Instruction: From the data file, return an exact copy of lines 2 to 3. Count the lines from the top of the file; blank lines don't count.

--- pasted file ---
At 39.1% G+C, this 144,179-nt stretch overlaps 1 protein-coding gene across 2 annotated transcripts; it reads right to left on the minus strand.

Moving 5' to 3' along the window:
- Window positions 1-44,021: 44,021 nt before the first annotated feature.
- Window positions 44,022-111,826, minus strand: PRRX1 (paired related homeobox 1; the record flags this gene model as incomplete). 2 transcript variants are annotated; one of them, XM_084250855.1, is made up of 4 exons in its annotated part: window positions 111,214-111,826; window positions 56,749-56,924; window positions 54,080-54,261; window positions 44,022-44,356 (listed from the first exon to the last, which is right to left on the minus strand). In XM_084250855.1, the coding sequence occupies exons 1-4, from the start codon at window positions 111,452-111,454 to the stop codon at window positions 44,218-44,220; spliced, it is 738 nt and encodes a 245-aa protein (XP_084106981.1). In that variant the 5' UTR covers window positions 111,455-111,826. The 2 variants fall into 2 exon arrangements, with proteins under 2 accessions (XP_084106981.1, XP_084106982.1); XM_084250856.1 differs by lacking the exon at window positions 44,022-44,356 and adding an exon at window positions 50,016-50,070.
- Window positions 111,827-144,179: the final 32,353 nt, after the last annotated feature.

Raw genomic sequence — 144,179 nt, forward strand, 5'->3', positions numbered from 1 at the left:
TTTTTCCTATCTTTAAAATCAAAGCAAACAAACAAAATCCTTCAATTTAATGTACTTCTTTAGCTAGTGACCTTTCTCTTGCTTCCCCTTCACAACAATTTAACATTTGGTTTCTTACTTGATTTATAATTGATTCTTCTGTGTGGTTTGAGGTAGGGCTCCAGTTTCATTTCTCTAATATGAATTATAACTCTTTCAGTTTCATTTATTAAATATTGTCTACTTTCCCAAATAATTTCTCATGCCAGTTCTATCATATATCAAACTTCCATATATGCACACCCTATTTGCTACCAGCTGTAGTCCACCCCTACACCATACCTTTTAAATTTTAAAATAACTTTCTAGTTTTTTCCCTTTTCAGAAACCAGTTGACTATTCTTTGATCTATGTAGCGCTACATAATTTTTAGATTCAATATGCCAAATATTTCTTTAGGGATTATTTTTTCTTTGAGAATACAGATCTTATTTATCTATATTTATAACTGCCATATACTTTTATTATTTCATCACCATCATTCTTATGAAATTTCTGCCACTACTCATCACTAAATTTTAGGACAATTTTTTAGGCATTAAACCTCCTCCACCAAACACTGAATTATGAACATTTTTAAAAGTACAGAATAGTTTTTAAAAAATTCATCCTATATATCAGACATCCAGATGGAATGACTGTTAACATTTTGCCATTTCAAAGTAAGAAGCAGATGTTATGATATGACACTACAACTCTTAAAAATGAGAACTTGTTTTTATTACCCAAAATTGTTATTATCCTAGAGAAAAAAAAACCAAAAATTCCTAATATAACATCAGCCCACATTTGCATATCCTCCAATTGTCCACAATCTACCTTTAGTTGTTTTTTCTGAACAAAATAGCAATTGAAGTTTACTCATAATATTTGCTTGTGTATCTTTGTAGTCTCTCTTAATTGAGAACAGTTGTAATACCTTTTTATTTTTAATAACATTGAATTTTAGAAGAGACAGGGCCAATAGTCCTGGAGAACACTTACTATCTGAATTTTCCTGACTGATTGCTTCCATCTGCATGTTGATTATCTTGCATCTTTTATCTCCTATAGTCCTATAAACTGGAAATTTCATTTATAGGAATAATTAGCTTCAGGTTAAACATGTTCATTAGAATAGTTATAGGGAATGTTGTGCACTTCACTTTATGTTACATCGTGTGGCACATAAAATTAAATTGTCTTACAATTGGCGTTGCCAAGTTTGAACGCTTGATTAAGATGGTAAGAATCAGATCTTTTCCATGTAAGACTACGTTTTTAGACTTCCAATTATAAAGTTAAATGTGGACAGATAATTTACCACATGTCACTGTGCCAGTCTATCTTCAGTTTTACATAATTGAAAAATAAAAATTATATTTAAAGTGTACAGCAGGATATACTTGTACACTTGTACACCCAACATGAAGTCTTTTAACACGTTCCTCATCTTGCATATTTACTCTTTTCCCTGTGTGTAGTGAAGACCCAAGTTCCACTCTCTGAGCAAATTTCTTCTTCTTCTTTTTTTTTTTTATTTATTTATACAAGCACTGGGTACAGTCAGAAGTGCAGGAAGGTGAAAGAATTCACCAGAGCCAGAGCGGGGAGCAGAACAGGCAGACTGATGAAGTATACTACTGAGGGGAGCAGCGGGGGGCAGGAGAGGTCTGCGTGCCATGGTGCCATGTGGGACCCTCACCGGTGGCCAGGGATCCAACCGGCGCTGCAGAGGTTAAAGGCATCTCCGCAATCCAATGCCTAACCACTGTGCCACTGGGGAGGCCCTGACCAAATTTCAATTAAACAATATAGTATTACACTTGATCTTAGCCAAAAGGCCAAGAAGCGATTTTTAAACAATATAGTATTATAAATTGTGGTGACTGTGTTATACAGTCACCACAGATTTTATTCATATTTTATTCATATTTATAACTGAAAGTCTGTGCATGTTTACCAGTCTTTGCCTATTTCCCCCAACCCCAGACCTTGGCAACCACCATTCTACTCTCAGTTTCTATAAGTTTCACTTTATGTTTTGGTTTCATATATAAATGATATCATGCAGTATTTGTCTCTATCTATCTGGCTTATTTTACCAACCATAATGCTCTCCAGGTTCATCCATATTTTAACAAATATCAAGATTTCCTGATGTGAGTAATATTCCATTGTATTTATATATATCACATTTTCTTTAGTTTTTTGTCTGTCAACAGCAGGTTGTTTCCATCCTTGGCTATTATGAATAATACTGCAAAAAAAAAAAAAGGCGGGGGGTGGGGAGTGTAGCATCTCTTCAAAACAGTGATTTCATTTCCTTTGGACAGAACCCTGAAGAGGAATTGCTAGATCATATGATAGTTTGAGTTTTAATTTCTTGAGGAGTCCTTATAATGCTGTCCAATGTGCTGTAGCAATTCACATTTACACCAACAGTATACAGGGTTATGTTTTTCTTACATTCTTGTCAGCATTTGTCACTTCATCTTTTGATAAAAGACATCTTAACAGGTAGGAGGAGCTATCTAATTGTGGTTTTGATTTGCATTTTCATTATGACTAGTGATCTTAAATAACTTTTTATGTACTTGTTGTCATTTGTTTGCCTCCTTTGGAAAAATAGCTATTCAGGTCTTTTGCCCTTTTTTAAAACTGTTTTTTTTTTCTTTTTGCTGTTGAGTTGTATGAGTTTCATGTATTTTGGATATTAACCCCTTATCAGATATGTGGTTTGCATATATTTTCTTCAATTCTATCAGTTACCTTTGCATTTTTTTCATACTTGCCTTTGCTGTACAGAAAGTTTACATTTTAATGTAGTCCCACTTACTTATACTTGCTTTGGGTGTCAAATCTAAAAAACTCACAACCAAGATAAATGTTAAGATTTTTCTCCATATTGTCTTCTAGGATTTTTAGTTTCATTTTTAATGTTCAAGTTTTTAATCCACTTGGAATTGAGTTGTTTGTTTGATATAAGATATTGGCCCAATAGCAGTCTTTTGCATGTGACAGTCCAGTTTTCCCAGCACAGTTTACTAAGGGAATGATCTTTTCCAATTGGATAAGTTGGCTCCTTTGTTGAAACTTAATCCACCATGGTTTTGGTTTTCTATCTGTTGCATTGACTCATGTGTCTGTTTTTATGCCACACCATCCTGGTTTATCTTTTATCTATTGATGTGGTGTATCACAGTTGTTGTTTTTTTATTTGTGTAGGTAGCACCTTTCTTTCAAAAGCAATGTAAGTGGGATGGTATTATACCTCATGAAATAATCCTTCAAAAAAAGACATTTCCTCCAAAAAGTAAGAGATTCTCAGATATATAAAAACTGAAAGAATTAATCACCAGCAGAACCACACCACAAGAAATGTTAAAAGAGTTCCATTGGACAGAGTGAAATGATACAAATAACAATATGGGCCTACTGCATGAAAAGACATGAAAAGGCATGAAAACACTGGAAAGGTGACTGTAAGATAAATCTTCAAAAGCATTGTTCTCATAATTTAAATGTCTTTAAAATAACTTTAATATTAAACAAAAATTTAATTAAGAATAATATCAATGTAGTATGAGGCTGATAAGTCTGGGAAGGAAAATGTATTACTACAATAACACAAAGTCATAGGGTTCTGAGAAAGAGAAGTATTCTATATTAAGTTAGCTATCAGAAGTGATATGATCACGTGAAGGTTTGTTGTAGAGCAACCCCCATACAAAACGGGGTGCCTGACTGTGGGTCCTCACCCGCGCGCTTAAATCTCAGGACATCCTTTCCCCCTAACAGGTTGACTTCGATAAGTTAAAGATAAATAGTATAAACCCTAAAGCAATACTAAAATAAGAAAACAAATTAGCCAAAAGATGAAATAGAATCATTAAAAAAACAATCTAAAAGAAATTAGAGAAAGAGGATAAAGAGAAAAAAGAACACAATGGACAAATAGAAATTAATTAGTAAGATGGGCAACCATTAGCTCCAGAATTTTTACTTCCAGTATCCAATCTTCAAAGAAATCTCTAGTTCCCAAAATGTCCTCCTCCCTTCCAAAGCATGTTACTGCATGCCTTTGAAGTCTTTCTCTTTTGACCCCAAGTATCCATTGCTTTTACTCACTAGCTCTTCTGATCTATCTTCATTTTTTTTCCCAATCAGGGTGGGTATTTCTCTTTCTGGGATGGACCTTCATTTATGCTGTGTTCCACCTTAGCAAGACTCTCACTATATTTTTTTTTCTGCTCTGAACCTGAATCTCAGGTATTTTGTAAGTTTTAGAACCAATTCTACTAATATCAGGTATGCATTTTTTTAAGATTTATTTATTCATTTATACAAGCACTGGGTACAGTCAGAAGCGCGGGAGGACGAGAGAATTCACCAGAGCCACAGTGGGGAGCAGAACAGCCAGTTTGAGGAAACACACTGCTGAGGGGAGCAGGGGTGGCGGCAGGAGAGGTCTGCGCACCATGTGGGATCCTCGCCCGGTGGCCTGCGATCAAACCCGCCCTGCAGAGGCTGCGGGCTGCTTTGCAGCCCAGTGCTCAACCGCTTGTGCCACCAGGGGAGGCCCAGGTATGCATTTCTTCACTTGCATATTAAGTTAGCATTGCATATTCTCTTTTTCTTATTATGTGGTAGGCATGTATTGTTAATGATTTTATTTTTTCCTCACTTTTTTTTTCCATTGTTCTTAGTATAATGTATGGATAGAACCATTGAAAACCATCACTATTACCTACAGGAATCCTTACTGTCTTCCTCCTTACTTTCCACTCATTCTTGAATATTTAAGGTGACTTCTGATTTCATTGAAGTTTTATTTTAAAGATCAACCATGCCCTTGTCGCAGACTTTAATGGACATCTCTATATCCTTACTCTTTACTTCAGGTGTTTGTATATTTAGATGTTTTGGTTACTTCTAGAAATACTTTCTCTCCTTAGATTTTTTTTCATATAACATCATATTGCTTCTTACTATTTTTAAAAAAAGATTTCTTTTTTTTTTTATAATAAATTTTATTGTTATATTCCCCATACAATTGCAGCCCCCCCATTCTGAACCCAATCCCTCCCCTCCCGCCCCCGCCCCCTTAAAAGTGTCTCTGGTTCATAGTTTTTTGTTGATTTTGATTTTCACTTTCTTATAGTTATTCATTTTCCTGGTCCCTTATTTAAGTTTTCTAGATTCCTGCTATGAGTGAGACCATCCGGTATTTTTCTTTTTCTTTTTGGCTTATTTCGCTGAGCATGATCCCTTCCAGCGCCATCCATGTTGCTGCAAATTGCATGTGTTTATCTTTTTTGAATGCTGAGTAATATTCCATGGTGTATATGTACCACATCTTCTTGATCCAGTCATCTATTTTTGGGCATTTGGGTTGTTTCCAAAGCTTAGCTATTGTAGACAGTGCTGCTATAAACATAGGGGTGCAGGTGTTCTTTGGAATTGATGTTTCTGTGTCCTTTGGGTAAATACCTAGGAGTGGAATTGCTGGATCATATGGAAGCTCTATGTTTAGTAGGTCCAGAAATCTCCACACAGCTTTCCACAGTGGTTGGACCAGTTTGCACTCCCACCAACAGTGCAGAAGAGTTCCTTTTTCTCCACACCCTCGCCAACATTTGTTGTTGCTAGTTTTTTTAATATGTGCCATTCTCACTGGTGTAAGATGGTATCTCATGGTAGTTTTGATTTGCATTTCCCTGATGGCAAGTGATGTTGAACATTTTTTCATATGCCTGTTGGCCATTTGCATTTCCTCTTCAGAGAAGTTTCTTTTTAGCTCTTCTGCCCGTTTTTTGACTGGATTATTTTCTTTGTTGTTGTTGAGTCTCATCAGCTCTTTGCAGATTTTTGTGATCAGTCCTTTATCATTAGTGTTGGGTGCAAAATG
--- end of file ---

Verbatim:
Moving 5' to 3' along the window:
- Window positions 1-44,021: 44,021 nt before the first annotated feature.